Heinicke has completed 90 of 148 passes (60.8%) for 1,031 yards, five touchdowns and four interceptions. He has a passer rating of 81.8.
Washington relies on its rushing attack, which is paced by Antonio Gibson, who played at Eagle’s Landing High, and Brian Robinson. Gibson has rushed 121 times for 444 yards and three touchdowns. Robinson has rushed 108 times for 362 yards and two touchdowns.
“Both good players,” Falcons coach Arthur Smith said. “They’ve started running the ball a lot, and obviously, Heinicke can make big plays; they have a good receiving corps. It’s a good team. It’s a good roster.”
Also, Curtis Samuel has rushed 24 times for 152 yards and a touchdown.
Washington ranks No. 1 in the league in time of possession, at 32 minutes, 44 seconds per game.
In addition to the rushing attack, wide receiver Terry McLaurin is a key weapon.
McLaurin has 77 catches for 1,053 yards and five touchdowns. He has had three 100-yard games this season.
In the game last season against Atlanta, he caught 6 of 13 targets for 123 yards and two touchdowns.
Washington is anchored by a strong defensive front that features tackles Daron Payne and Jonathan Allen. Defensive end Chase Young also could return to pair with Montez Sweat, who played at Stephenson High.
“They’ve got a million first-round picks up front on the defensive line, and they’re all good players,” Smith said. “So, we’ll have to see if they get Chase Young back. That’s one more good player that they can put out there. It’ll be a fun challenge this time of year.”
Rivera, who was the coach of the Carolina Panthers from 2011-19, believes his team has turned the corner.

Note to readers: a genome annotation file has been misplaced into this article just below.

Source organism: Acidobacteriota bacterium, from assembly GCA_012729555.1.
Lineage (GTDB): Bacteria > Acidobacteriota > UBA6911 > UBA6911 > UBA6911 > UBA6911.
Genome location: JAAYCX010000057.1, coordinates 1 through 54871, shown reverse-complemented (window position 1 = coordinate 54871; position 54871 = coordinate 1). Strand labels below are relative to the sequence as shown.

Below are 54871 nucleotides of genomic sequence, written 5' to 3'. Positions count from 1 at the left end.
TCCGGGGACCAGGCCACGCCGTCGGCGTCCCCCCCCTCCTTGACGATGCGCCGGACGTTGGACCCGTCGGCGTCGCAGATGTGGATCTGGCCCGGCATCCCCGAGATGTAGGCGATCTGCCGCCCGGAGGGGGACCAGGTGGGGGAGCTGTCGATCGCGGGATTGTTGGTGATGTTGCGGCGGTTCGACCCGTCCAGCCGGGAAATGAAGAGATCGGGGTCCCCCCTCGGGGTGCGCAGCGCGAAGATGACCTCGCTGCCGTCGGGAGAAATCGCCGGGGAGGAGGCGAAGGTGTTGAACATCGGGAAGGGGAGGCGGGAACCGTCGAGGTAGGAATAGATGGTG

“My message was that they are a solid young football team that’s kind of finding their way,” Rivera said. “They are scrappy. They are tough. They are underdogs. They are guys that are striving to be the best.”
Getting over .500 has worked wonders for the Commanders.
“They have the ability to ascend to another level,” Rivera said. “I really think so.”
Last season, the Commanders defeated the Falcons 34-30 on Oct. 3 at Mercedes-Benz Stadium to reach 2-2. They went on to finish 7-10.
Heinicke has the Falcons’ attention.
“He can extend plays,” Smith said. “He did a great job; everybody saw that Monday night game (against the Eagles with him) keeping drives alive.”
The Falcons weren’t surprised when the Commanders elected to hitch their wagon to Heinicke, who has been a backup for most of his career.
“Tough player. I’ve got an appreciation for a guy who waited his turn, sat and came back, reminds me of Ryan Fitzpatrick a little bit,” Smith said. “Tougher than hell and not afraid to make any throw. You can see why his teammates love him.”
The Falcons are coming off a game in which they sacked Bears quarterback Justin Fields four times. Heinicke doesn’t run as much but is mobile.
“If you’re not coordinated in your rush game, and you get out of there and you create space, he can make you pay,” Smith said. “He did that to us (last year).”
Falcons vice president of player personnel Kyle Smith was with Washington for 11 seasons before joining the Falcons’ front office in 2020.
“(He) was a big part of that personnel department and some of the stuff they did,” said Arthur Smith, who went to Georgetown Prep and started his NFL career with Washington.
“(It’s a) second home for me,” Smith said. “There are a lot of good memories, working for (legendary Washington coach) Joe Gibbs, very fond memories.”
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The Bow Tie Chronicles
Atlanta Falcons 2022 schedule
Sept. 11: Saints 27, Falcons 26
Sept. 18: Rams 31, Falcons 27
Sept. 25 Falcons 27, Seahawks 23
Oct. 2 Falcons 23, Browns 20
Oct. 9 Buccaneers 21, Falcons 15
Oct. 16 Falcons 28, 49ers 14
Oct. 23 Bengals 35, Falcons 17
Oct. 30 Falcons 37, Panthers 34 OT
Nov. 6 Chargers 20, Falcons 17
Nov. 10 Panthers 25, Falcons 15
Nov. 20 Falcons 27, Bears 24
Nov. 27 at Washington, 1 p.m.
Dec. 4 vs. Pittsburgh, 1 p.m.
Dec. 18 at New Orleans, TBD
Dec. 24 at Baltimore, 1 p.m.
Jan. 1 vs. Arizona, 1 p.m.
Jan. 8 vs. Tampa Bay, TBD